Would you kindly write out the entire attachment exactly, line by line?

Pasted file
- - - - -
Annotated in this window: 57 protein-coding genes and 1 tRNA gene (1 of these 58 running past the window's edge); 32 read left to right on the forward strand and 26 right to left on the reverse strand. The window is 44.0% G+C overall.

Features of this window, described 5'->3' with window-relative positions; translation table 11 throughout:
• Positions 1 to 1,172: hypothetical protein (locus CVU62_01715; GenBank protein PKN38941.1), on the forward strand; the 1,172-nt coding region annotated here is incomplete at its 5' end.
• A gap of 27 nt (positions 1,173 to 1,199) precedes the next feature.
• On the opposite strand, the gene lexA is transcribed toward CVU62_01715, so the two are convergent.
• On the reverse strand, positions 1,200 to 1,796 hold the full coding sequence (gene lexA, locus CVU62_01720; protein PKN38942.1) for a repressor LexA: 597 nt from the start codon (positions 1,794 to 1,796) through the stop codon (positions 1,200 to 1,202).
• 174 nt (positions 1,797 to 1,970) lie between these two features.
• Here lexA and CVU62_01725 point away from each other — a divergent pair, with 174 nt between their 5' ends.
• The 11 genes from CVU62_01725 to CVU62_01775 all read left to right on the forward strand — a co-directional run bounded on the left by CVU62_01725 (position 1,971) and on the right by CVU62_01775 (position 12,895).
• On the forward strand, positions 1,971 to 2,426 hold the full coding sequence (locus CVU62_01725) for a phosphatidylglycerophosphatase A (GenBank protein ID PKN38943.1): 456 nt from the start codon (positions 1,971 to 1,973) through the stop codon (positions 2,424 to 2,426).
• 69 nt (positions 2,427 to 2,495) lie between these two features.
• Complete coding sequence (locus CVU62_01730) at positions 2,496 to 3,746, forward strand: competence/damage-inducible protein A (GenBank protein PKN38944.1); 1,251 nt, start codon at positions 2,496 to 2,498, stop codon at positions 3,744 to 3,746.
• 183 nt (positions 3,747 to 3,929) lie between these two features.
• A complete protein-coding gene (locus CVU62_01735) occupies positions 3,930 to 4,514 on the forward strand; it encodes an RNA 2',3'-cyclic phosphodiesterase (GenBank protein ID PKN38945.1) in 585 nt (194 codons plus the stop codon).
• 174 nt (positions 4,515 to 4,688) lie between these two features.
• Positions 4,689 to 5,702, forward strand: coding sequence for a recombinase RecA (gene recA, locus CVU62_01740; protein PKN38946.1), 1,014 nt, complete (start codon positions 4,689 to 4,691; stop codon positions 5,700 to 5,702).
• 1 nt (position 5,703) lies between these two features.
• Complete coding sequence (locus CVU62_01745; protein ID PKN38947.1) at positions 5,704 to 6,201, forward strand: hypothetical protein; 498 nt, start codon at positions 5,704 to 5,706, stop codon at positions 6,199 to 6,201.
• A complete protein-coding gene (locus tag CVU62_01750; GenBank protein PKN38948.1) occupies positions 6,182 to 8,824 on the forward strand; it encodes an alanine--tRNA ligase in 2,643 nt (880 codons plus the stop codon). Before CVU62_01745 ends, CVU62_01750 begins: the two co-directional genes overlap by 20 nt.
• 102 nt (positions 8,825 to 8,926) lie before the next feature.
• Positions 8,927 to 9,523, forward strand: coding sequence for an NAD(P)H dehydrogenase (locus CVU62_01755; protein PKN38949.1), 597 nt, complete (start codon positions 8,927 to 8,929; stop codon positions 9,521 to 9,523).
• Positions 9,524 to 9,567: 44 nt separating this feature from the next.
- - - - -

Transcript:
Annotated in this window: 57 protein-coding genes and 1 tRNA gene (1 of these 58 running past the window's edge); 32 read left to right on the forward strand and 26 right to left on the reverse strand. The window is 44.0% G+C overall.

Features of this window, described 5'->3' with window-relative positions; translation table 11 throughout:
• Positions 1 to 1,172: hypothetical protein (locus CVU62_01715; GenBank protein PKN38941.1), on the forward strand; the 1,172-nt coding region annotated here is incomplete at its 5' end.
• A gap of 27 nt (positions 1,173 to 1,199) precedes the next feature.
• On the opposite strand, the gene lexA is transcribed toward CVU62_01715, so the two are convergent.
• On the reverse strand, positions 1,200 to 1,796 hold the full coding sequence (gene lexA, locus CVU62_01720; protein PKN38942.1) for a repressor LexA: 597 nt from the start codon (positions 1,794 to 1,796) through the stop codon (positions 1,200 to 1,202).
• 174 nt (positions 1,797 to 1,970) lie between these two features.
• Here lexA and CVU62_01725 point away from each other — a divergent pair, with 174 nt between their 5' ends.
• The 11 genes from CVU62_01725 to CVU62_01775 all read left to right on the forward strand — a co-directional run bounded on the left by CVU62_01725 (position 1,971) and on the right by CVU62_01775 (position 12,895).
• On the forward strand, positions 1,971 to 2,426 hold the full coding sequence (locus CVU62_01725) for a phosphatidylglycerophosphatase A (GenBank protein ID PKN38943.1): 456 nt from the start codon (positions 1,971 to 1,973) through the stop codon (positions 2,424 to 2,426).
• 69 nt (positions 2,427 to 2,495) lie between these two features.
• Complete coding sequence (locus CVU62_01730) at positions 2,496 to 3,746, forward strand: competence/damage-inducible protein A (GenBank protein PKN38944.1); 1,251 nt, start codon at positions 2,496 to 2,498, stop codon at positions 3,744 to 3,746.
• 183 nt (positions 3,747 to 3,929) lie between these two features.
• A complete protein-coding gene (locus CVU62_01735) occupies positions 3,930 to 4,514 on the forward strand; it encodes an RNA 2',3'-cyclic phosphodiesterase (GenBank protein ID PKN38945.1) in 585 nt (194 codons plus the stop codon).
• 174 nt (positions 4,515 to 4,688) lie between these two features.
• Positions 4,689 to 5,702, forward strand: coding sequence for a recombinase RecA (gene recA, locus CVU62_01740; protein PKN38946.1), 1,014 nt, complete (start codon positions 4,689 to 4,691; stop codon positions 5,700 to 5,702).
• 1 nt (position 5,703) lies between these two features.
• Complete coding sequence (locus CVU62_01745; protein ID PKN38947.1) at positions 5,704 to 6,201, forward strand: hypothetical protein; 498 nt, start codon at positions 5,704 to 5,706, stop codon at positions 6,199 to 6,201.
• A complete protein-coding gene (locus tag CVU62_01750; GenBank protein PKN38948.1) occupies positions 6,182 to 8,824 on the forward strand; it encodes an alanine--tRNA ligase in 2,643 nt (880 codons plus the stop codon). Before CVU62_01745 ends, CVU62_01750 begins: the two co-directional genes overlap by 20 nt.
• 102 nt (positions 8,825 to 8,926) lie before the next feature.
• Positions 8,927 to 9,523, forward strand: coding sequence for an NAD(P)H dehydrogenase (locus CVU62_01755; protein PKN38949.1), 597 nt, complete (start codon positions 8,927 to 8,929; stop codon positions 9,521 to 9,523).
• Positions 9,524 to 9,567: 44 nt separating this feature from the next.